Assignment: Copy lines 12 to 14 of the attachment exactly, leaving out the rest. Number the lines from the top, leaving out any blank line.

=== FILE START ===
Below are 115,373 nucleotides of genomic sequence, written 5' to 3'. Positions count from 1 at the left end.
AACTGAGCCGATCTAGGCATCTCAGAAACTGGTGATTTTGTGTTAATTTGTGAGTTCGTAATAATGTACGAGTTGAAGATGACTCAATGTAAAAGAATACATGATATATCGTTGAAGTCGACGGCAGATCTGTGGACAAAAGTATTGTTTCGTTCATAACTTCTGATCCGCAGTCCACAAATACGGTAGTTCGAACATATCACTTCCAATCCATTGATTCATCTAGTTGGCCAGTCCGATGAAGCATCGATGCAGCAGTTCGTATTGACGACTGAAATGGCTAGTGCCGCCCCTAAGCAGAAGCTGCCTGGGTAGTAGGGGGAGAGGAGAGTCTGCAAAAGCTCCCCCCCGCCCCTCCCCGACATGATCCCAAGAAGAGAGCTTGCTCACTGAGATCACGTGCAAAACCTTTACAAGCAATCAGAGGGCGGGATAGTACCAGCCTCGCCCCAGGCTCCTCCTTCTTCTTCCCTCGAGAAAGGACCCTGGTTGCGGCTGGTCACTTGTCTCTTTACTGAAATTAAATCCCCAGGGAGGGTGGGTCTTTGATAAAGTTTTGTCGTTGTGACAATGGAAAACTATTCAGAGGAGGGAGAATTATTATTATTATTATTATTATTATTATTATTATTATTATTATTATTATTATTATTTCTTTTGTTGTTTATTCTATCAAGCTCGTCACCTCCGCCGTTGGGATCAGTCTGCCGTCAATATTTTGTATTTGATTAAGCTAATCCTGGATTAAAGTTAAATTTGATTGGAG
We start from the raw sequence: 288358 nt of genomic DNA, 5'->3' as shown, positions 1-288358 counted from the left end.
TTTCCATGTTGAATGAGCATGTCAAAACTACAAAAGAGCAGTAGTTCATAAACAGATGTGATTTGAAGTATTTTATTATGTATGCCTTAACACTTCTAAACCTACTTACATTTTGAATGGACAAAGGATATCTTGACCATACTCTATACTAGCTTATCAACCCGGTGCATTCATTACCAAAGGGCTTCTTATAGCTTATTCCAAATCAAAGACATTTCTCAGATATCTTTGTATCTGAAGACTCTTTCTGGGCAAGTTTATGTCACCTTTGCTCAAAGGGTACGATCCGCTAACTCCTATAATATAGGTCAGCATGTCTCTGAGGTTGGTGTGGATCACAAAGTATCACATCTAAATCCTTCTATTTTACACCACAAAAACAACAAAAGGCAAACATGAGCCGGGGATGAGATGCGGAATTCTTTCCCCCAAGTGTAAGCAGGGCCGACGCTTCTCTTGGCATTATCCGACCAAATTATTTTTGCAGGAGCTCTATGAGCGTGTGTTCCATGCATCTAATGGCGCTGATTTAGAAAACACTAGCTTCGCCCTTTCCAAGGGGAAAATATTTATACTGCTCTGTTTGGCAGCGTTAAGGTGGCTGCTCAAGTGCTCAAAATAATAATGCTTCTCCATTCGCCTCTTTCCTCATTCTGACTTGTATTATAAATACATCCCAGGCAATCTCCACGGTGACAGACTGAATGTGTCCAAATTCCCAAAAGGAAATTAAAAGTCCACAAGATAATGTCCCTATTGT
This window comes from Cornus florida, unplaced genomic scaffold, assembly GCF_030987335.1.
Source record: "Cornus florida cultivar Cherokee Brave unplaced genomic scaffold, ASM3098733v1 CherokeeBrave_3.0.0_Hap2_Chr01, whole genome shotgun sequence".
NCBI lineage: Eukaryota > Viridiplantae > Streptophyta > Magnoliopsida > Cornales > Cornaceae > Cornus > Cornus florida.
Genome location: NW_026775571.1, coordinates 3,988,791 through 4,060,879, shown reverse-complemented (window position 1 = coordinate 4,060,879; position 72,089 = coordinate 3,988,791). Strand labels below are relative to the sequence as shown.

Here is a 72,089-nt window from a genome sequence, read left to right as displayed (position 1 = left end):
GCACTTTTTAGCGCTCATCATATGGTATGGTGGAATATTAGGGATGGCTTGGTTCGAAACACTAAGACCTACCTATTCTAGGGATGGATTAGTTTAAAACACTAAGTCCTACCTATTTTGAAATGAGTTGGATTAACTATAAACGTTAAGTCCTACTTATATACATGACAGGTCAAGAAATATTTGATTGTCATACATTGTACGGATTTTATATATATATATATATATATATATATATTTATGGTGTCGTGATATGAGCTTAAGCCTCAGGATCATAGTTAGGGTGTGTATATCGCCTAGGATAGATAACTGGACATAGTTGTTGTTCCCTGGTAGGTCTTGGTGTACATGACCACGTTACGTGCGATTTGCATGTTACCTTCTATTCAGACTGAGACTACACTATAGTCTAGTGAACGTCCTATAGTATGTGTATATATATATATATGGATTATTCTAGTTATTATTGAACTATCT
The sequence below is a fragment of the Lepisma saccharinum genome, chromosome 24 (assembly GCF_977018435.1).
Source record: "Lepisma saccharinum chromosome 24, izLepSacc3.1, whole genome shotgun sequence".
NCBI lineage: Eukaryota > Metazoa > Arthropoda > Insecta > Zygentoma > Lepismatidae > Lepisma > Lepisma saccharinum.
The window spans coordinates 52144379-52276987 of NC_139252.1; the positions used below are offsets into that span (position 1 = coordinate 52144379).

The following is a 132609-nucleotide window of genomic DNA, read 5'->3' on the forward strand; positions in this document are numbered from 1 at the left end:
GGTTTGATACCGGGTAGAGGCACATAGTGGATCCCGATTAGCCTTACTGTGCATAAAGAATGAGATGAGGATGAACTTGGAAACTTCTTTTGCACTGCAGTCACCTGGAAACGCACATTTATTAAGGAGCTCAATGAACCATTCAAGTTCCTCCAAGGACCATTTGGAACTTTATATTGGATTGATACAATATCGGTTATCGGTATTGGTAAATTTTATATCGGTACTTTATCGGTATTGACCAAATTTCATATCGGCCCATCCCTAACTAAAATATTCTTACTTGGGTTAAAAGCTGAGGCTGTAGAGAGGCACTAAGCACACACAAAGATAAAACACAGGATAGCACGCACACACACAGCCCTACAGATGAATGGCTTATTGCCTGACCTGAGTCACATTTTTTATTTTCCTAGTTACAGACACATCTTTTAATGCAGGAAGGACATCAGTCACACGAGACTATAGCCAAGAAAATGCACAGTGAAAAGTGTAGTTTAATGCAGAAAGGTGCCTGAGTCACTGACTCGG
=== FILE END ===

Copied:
Source record: "Lepisma saccharinum chromosome 24, izLepSacc3.1, whole genome shotgun sequence".
NCBI lineage: Eukaryota > Metazoa > Arthropoda > Insecta > Zygentoma > Lepismatidae > Lepisma > Lepisma saccharinum.
The window spans coordinates 52144379-52276987 of NC_139252.1; the positions used below are offsets into that span (position 1 = coordinate 52144379).